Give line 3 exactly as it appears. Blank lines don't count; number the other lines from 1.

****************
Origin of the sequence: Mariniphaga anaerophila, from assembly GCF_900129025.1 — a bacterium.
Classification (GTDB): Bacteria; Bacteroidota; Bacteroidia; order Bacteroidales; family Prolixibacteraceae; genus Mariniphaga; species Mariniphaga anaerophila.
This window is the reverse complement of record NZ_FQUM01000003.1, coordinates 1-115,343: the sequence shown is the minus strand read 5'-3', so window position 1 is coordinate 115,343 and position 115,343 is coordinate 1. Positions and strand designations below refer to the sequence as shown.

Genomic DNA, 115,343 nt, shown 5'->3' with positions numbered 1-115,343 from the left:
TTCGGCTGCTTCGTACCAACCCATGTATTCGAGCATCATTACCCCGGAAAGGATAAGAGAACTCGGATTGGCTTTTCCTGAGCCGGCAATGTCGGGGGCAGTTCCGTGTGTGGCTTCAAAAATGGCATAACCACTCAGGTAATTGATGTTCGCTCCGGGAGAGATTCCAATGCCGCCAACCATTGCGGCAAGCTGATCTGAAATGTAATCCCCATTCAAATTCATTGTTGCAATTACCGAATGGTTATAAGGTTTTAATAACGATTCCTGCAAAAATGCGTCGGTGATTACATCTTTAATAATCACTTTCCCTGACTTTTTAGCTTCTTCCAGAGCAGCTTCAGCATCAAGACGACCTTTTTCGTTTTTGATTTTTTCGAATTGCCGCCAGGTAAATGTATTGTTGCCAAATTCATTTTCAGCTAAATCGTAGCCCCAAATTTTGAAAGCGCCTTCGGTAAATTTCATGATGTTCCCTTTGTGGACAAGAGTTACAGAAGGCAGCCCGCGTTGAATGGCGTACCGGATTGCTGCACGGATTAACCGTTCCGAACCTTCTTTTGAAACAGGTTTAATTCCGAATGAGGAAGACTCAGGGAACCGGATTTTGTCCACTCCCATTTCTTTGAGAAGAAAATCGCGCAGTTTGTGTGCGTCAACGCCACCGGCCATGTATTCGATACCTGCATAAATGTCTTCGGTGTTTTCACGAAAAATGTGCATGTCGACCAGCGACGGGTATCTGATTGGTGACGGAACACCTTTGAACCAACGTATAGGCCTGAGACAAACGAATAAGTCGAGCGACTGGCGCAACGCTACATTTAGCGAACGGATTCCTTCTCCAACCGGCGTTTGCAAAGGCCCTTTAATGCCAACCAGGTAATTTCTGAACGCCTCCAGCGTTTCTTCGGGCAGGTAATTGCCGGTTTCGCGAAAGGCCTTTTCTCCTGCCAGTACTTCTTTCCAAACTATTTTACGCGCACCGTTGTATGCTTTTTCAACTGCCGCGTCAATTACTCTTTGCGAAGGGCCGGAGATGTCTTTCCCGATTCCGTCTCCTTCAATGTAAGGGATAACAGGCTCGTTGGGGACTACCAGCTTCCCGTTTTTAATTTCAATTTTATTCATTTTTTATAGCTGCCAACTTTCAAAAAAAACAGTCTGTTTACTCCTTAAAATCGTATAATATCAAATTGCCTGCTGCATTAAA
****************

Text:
This window is the reverse complement of record NZ_FQUM01000003.1, coordinates 1-115,343: the sequence shown is the minus strand read 5'-3', so window position 1 is coordinate 115,343 and position 115,343 is coordinate 1. Positions and strand designations below refer to the sequence as shown.